Through it, the Chinese Communist Party (CCP) sought to penetrate its infrastructure-driven strategy into nearly 138 countries and international organizations. Often interpreted as a reminder of its "Middle Kingdom" concept, Beijing's infrastructure blueprint places China at the center of the world over the land and sea links.
China's policy of injecting investments and reaping disproportionate economic and strategic benefits is strikingly reminiscent of mercantilism. It led to a steep rise in Beijing's capacity to hold unprecedented foreign exchange reserves and invest further.
This mercantilist approach can be credited for launching China's rise into an economic dynamo with strategic ambitions well beyond its immediate territory.
But is this phenomenon gradually diminishing, and could it eventually disappear?
Is the Belt and Road Reaching a Dead End?
The BRI began as the launch pad from which China aimed to reshape the Indo-Pacific. This included expanding its totalitarian geographical presence. Domination by connecting the Eurasian landmass with the maritime routes of the Indo-Pacific was part of this strategy.
But it appears to be heading toward the doldrums. The initiative has come under roaring global criticism. Concerns range from debt sustainability, steep overvaluation, lack of investment transparency of BRI-related agreements, and political corruption, to the downright inferior quality of the infrastructure.
For that matter, nearly 35 percent of BRI projects are in direct violation of labor and environmental laws, causing huge public protests.
The so-called "defining project" of Xi Jinping's reign is being received negatively in many regions across the world. Public sentiment is increasingly turning against it. Besides, rising credit risks with exposure to Chinese debt now exceeds 10 percent of the GDP in many low- and middle-income countries.
The Belt and Road in Africa
In the specific case of Africa, China's BRI appears to be losing momentum as debts mount. Initially, Beijing had launched the BRI as a vehicle for its global expansion in ー and via ー Africa. However, it is no longer providing hard cash for projects across the African continent.
A debt-hit Africa is battling post-pandemic disruptions, including major loan defaults. Notably, China's overall BRI investments have fallen by 54% since 2019 to $47 billion USD.
During the 8th Ministerial Forum on China-Africa Cooperation (FOCAC), Xi Jinping offered a slew of incentives, including debt waivers. But he conspicuously omitted to make any big cash inducements for Africa. Instead, Beijing announced a $20 billion reduction in funding.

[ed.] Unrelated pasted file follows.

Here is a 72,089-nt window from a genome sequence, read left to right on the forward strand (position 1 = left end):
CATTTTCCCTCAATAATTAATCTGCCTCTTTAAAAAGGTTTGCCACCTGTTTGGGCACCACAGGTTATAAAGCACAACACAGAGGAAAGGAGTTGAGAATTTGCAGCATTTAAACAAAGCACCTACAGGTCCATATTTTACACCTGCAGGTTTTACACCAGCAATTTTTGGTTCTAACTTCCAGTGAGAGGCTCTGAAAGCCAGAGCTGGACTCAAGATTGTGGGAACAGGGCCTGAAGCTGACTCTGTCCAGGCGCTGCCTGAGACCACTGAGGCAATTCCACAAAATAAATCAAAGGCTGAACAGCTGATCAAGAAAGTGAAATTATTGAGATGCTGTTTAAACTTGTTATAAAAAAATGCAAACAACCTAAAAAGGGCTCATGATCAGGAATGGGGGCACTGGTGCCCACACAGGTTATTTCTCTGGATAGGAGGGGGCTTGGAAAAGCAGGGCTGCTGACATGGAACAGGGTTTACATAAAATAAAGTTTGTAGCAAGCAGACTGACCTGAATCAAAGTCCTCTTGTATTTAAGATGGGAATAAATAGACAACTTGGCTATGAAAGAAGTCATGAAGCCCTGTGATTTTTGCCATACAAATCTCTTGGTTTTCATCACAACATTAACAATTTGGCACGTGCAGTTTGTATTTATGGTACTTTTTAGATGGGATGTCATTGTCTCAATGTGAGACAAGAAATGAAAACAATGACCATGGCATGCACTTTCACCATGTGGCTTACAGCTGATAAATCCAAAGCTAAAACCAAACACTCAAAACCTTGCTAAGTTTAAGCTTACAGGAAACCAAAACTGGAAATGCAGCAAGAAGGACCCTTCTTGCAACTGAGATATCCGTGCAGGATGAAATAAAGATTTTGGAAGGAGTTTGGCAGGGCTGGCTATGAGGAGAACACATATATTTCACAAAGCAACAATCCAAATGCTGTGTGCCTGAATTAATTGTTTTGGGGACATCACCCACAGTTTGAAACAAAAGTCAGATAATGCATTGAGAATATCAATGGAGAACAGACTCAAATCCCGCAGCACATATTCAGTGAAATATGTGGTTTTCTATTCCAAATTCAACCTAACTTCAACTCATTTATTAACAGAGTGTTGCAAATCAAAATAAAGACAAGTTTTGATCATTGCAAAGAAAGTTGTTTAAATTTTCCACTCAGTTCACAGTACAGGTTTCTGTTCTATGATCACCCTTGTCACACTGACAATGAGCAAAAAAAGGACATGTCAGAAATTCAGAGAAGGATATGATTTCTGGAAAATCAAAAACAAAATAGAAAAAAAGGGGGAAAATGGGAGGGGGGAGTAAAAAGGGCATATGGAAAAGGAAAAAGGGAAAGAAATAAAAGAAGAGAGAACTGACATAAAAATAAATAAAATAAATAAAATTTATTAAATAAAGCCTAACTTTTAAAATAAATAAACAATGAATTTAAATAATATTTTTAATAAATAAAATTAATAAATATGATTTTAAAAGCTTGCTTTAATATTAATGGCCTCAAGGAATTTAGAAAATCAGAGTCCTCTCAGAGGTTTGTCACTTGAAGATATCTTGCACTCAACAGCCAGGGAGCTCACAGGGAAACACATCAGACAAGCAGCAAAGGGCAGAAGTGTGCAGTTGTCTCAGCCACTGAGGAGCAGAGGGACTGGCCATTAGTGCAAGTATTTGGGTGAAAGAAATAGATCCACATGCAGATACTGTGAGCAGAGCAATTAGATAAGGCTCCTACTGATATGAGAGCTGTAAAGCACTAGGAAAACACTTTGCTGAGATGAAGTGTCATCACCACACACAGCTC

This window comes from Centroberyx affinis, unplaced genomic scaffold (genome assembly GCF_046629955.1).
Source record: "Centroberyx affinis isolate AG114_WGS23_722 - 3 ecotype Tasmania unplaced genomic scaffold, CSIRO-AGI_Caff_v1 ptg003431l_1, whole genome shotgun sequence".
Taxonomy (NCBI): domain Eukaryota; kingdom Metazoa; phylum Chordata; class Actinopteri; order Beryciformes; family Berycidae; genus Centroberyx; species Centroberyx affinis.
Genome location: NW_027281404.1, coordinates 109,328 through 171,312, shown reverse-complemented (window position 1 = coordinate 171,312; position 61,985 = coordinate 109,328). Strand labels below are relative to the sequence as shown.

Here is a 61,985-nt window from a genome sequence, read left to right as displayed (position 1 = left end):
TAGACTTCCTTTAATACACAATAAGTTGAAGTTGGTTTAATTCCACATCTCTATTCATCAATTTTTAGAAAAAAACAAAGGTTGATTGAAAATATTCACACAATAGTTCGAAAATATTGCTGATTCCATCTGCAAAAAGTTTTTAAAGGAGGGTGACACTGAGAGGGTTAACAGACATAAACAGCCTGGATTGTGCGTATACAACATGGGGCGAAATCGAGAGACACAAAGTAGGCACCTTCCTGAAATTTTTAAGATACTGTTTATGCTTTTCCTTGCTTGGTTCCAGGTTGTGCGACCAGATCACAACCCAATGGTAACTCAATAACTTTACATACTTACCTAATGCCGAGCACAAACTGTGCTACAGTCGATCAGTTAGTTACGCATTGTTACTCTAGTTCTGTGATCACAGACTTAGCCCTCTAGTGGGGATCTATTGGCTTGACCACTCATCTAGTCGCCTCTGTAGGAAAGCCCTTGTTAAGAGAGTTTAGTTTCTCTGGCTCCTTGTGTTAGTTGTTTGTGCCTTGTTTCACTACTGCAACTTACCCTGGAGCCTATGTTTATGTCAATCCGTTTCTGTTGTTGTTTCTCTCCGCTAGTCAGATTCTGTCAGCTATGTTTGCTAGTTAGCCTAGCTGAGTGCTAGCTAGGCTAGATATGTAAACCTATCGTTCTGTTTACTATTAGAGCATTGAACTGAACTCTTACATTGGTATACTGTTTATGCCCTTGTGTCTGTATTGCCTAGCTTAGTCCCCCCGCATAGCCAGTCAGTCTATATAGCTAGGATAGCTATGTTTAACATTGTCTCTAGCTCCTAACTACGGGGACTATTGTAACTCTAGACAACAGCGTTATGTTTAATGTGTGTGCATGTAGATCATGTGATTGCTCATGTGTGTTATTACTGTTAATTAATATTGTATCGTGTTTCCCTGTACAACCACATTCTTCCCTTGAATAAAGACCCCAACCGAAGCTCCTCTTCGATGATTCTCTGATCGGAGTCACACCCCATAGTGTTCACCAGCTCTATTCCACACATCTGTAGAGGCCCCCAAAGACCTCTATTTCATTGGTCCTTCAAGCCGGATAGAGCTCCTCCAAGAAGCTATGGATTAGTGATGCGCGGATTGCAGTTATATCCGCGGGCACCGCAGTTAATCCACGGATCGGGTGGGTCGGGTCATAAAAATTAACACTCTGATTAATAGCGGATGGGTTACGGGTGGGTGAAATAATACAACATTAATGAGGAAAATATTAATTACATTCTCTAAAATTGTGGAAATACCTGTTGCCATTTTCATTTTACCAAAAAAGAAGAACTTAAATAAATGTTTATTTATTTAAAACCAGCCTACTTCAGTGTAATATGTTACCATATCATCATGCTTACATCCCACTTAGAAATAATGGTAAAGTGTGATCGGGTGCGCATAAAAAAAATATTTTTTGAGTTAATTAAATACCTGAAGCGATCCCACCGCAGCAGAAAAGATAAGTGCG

This scaling back in BRI lending has left many African economies vulnerable at a time of falling currency values, rising interest rates, and critical food and fuel shortages.
In short, these developments cumulatively signal that Chinese funding in Africa is declining, or perhaps, heading toward disappearing altogether.
China's Domestic Difficulties
Xi secured an unprecedented third term as the Chinese Communist Party's all-powerful General Secretary at the 20th National Congress. Now, he is likely to compensate for China's weakening economic status by shifting tack and accentuating Beijing's politico-military power.
At present, the fallout of a massive domestic property crisis that battered the Chinese economy is spreading into the deep tissue of its political economy.
China's property crisis began with slumping apartment sales and a rash of debt defaults by developers. Now, it has transformed into a major financial crunch at the local government level.
Xi faces a heap of domestic difficulties as he moves into the third term of his authoritarian rule. This means that he will come down harder by making complicated geopolitical decisions.
Beijing's Turn Towards Asia
Unsurprisingly, Xi's speech at the 20th National Party Congress alluded to renewing China's focus on Asia. With this "turn towards Asia" announcement, Africa and its leadership will find themselves oscillating in a geostrategic space where they could lose their long-held leverage with Beijing.
Xi is also known to have politically invested in Africa by making many priority visits to African nations. He sought to ensure Africa's geopolitical alignment, as the new power games unfold across the Indo-Pacific.
Interestingly, China and Xi Jinping have taken note of the steadily rising backlash and negativity against the BRI in the past decade.
This can be gauged from the fact that Xi has not mentioned "BRI" in any of his 2022 speeches. One exception is his address at the United Nations, in which he said "advancing high-quality Belt and Road cooperation."
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Author: Monika Chansoria
Dr. Monika Chansoria is a Senior Fellow at The Japan Institute of International Affairs in Tokyo and the author of five books on Asian security. The views expressed here are those of the author and do not necessarily reflect the policy or position of The Japan Institute of International Affairs or any other organization with which the author is affiliated.